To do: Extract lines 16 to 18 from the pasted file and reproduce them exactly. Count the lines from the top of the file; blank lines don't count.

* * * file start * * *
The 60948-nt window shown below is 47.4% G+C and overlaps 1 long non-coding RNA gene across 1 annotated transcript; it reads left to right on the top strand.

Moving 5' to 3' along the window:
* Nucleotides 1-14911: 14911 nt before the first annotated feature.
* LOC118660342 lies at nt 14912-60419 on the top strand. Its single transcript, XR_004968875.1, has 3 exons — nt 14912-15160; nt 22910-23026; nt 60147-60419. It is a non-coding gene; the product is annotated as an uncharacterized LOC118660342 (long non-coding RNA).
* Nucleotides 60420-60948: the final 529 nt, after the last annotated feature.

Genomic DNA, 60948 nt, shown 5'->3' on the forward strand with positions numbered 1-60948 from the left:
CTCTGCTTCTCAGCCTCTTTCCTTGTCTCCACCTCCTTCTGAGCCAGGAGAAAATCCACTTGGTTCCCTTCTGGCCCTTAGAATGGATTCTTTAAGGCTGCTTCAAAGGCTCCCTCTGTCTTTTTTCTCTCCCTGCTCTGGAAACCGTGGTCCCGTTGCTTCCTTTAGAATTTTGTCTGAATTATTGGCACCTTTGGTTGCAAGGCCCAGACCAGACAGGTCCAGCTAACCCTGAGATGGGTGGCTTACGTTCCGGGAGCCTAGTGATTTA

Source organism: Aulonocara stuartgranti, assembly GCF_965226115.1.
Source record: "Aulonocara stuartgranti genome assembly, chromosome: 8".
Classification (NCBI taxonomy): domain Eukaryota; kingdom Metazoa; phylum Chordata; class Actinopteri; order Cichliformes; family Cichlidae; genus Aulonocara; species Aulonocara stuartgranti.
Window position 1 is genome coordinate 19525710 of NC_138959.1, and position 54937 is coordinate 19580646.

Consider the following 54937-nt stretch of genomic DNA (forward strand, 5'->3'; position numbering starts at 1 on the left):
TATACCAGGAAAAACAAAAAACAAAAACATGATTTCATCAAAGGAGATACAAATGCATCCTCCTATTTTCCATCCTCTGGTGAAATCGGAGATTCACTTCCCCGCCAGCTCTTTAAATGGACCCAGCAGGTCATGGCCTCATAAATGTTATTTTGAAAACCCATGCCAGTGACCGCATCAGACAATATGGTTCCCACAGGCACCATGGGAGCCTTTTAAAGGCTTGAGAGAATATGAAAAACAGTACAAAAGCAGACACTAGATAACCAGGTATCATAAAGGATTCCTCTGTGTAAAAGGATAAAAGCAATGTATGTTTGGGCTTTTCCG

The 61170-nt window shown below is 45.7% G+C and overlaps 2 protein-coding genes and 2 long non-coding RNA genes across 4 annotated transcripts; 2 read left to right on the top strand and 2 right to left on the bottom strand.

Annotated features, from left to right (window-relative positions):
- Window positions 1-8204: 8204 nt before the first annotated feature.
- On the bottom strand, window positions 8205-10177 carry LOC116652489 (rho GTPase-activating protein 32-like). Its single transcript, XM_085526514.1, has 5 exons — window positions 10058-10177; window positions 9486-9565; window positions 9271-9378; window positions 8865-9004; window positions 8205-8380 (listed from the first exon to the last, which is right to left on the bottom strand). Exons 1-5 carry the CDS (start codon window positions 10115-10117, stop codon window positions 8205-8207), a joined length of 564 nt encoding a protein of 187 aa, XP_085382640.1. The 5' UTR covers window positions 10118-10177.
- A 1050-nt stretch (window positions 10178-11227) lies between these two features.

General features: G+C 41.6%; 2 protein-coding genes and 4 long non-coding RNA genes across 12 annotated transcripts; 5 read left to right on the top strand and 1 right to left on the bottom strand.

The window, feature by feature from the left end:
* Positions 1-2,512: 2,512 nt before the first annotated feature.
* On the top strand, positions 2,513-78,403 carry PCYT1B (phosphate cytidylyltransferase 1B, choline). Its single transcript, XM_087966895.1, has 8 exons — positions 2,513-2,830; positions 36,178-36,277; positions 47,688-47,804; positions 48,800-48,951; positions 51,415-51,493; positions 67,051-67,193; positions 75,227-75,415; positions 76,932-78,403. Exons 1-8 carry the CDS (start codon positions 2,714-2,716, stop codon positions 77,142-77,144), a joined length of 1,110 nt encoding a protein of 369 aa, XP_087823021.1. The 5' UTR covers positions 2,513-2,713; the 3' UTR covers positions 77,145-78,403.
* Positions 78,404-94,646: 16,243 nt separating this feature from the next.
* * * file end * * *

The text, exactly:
- Window positions 1-8204: 8204 nt before the first annotated feature.
- On the bottom strand, window positions 8205-10177 carry LOC116652489 (rho GTPase-activating protein 32-like). Its single transcript, XM_085526514.1, has 5 exons — window positions 10058-10177; window positions 9486-9565; window positions 9271-9378; window positions 8865-9004; window positions 8205-8380 (listed from the first exon to the last, which is right to left on the bottom strand). Exons 1-5 carry the CDS (start codon window positions 10115-10117, stop codon window positions 8205-8207), a joined length of 564 nt encoding a protein of 187 aa, XP_085382640.1. The 5' UTR covers window positions 10118-10177.
- A 1050-nt stretch (window positions 10178-11227) lies between these two features.